Congressional Hispanic Caucus Demands Meeting with FEMA Administrator One Year After Hurricane Maria
WASHINGTON, DC – Today, Congresswoman Michelle Lujan Grisham (NM-01), Chairwoman of the Congressional Hispanic Caucus (CHC), members of CHC leadership, and the CHC Puerto Rico Task Force, sent a letter to Federal Emergency Management Agency Administrator Brock Long and Tito Hernandez, Deputy Federal Coordinating Officer at the Puerto Rico Joint Field Office. The letter requests a meeting to discuss what immediate steps FEMA and the federal government are taking to assist in Puerto Rico’s ongoing recovery efforts, and what concrete plans the agency is taking to ensure the poor response to this tragedy and loss of life that followed Hurricane Maria never happens again.
The letter was also signed by Congressional Hispanic Caucus First Vice Chair Congressman Joaquin Castro (TX-20); Second Vice Chair Congressman Ruben Gallego (AZ-07); Whip Congressman Pete Aguilar (CA-31) and Freshman Representative Congressman Adriano Espaillat (NY-13); Congressman José E. Serrano (NY-15); Congresswoman Nydia M. Velázquez (NY-07); Congressman Luis V. Gutiérrez (IL-04); Congressman Darren Soto (FL-09); Congressman Raul M. Grijalva (AZ-03).
Full text of the letter follows and can be found here.
September 20, 2018
Dear Administrator Long and Mr. Tito Hernandez:
We thank you for meeting with the Congressional Hispanic Caucus last December to discuss the Federal Emergency Management Agency’s (FEMA) recovery efforts in Puerto Rico following Hurricane Maria. This month marks the one year anniversary of Maria making landfall in Puerto Rico, cutting a path of death and destruction that devastated the Island and its nearly three and a half million residents. Although twelve months have passed, we are extremely alarmed that many Puerto Rican survivors of Maria, both on the Island and in the 50 States, continue to face serious challenges. We urgently request a meeting with you to discuss what immediate steps FEMA and the federal government are taking to address Puerto Rico’s continued suffering, and what concrete plans your agency is making to ensure the tremendous loss of life that followed Maria is not repeated ever again.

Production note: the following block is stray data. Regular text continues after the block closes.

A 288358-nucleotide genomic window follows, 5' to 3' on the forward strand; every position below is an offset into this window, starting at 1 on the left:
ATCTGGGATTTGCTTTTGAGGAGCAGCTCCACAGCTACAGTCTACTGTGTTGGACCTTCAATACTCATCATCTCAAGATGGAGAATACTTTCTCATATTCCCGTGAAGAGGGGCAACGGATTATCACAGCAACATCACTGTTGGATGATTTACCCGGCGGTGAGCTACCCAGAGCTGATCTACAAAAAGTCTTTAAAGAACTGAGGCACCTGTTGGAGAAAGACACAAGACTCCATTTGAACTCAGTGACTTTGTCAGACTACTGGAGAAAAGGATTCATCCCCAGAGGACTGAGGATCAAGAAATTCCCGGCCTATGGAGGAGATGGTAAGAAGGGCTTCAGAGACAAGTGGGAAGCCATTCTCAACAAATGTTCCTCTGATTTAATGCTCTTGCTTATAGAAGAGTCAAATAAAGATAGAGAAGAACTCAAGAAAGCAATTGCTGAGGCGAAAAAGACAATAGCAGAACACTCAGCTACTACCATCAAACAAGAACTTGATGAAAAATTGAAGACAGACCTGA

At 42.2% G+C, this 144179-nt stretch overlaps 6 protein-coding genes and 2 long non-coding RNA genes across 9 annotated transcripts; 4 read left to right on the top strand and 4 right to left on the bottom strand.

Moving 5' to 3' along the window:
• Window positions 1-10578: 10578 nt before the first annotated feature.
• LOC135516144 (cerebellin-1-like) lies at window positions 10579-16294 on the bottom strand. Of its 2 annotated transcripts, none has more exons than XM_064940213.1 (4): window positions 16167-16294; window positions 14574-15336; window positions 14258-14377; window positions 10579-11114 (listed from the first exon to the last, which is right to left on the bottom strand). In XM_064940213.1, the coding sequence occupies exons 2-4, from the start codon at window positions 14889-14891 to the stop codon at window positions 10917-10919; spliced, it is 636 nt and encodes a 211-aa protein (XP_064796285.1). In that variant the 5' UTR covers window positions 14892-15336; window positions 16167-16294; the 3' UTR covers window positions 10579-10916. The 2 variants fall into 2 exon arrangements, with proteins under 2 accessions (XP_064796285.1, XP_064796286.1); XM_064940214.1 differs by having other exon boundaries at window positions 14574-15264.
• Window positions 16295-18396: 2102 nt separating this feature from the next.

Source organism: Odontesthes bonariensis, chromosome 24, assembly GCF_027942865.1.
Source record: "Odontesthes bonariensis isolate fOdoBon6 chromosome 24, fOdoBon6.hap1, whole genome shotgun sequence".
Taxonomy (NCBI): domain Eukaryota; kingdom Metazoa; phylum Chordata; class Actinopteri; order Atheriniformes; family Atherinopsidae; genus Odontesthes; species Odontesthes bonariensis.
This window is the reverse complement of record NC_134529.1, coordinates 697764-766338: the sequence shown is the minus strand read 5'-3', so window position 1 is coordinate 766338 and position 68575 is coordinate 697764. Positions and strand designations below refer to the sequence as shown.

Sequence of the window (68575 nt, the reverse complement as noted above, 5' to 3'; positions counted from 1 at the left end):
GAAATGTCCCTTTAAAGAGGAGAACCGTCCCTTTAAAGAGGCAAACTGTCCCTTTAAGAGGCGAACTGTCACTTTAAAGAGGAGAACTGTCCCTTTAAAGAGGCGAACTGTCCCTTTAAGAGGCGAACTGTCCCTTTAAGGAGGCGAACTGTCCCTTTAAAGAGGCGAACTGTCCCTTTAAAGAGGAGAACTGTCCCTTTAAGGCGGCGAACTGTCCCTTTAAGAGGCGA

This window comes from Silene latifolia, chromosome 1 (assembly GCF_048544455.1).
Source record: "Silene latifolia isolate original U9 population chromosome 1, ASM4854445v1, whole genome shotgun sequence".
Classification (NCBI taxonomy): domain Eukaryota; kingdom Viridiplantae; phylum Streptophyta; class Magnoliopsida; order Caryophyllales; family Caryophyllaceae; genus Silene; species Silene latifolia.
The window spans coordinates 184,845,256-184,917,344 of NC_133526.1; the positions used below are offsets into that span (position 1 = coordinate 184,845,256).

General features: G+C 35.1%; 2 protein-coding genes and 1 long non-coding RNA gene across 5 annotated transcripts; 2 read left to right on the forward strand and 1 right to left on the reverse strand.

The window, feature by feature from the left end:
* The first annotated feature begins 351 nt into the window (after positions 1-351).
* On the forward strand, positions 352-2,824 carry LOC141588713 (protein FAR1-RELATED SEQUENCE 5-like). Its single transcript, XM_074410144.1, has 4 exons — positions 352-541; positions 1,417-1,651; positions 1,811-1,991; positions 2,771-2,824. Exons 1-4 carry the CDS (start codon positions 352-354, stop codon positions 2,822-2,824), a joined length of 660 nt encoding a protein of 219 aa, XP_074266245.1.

Further, we have numerous questions regarding reports that the disbursement of federal funds to Puerto Rico have been extremely slow, and that the agency has decided to reject requests to extend the full federal cost share for much of FEMA’s ongoing work. Funding by the Department of Housing and Urban Development (HUD), Medicaid, and FEMA are critical to Puerto Rico’s recovery. Many families whose homes were damaged or destroyed have not been made whole, and families who were displaced are being cut off from aid to defray the expense of living in temporary housing. Medical care and basic services are still inadequate to service the Island’s population. Significant debris remains throughout the Island, and more than half of the work orders to ensure homes are habitable have yet to be completed. The economy, infrastructure, electrical grid, and civic institutions are still rebuilding a year after the storm. It is clear that more must be done to assist Puerto Rico’s recovery.
In August, independent research conducted at the George Washington University (GWU) on behalf of the Commonwealth’s government revealed that the death toll from Maria was far higher than the official death toll of 64. In the six months following Maria, the study counted 2,975 deaths attributable to the storm and the chaos that followed. This is a greater death toll than any modern hurricane anywhere in the United States. Multiple independent studies have reached the same conclusion as the GWU study, that thousands of Americans lost their lives following the devastation from Maria. However, President Donald Trump recently made numerous statements on Twitter denying this death toll, touting his Administration’s response to Maria as an “unsung success,” and blaming Democrats for inflating the death toll to make him look bad. These comments are downright offensive to the thousands of families who lost loved ones after Maria. We were also terribly disappointed to hear Mr. Long’s comments on national TV questioning the validity of studies’ findings on Hurricane Maria and claiming that the studies “are all over the place.” The Trump Administration’s inability to acknowledge facts and continued attempts to distort reality about recovery efforts in Puerto Rico, erodes public trust that the government will come to the aid of its citizens after a disaster.
Never again can we let so many U.S. citizens suffer while the President and Executive branch remain so publicly disinterested. Therefore, as the leadership organization for Hispanic Members of the House and Senate, we respectfully request you to meet with the Caucus to follow up on these important matters.
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